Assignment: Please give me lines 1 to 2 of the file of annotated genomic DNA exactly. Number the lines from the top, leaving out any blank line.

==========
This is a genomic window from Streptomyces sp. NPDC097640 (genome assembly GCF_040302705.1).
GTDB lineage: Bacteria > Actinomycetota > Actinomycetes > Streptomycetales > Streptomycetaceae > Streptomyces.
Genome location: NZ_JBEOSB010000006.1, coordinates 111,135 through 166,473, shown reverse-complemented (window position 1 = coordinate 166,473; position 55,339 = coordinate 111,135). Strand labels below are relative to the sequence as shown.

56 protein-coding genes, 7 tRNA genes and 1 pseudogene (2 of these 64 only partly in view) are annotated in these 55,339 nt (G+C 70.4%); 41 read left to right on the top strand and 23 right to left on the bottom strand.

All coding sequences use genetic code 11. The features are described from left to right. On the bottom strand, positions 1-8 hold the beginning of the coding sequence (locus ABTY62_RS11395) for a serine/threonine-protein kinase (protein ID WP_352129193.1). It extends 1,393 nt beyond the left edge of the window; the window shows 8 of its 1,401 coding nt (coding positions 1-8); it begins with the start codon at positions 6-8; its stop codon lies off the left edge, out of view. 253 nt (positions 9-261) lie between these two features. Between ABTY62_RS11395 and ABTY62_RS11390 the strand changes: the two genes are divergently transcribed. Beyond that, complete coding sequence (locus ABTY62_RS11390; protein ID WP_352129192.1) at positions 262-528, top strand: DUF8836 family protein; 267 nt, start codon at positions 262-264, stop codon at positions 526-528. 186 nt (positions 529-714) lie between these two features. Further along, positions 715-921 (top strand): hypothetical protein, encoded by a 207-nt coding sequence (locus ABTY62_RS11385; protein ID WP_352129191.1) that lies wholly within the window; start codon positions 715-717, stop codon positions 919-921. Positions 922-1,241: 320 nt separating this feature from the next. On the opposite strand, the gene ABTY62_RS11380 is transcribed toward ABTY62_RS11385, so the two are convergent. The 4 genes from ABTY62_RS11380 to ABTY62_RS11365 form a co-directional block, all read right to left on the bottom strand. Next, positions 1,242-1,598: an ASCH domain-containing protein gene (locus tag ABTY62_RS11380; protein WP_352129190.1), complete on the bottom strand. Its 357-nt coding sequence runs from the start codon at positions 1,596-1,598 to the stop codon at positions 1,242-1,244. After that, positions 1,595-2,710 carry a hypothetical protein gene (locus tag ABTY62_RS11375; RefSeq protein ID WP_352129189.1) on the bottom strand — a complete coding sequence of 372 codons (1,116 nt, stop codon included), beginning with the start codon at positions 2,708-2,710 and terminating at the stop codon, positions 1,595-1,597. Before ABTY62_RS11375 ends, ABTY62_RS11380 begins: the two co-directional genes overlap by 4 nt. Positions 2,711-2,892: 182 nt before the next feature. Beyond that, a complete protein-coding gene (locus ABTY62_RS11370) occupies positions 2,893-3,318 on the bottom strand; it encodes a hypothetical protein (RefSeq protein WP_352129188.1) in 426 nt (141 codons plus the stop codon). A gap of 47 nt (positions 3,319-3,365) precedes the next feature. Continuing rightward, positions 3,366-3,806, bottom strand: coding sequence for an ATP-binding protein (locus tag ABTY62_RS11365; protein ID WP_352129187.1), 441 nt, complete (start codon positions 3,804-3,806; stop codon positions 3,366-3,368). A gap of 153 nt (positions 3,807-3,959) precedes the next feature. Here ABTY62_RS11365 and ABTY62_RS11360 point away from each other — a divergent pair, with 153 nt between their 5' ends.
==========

This is a genomic window from Streptomyces sp. NPDC097640 (genome assembly GCF_040302705.1).
GTDB lineage: Bacteria > Actinomycetota > Actinomycetes > Streptomycetales > Streptomycetaceae > Streptomyces.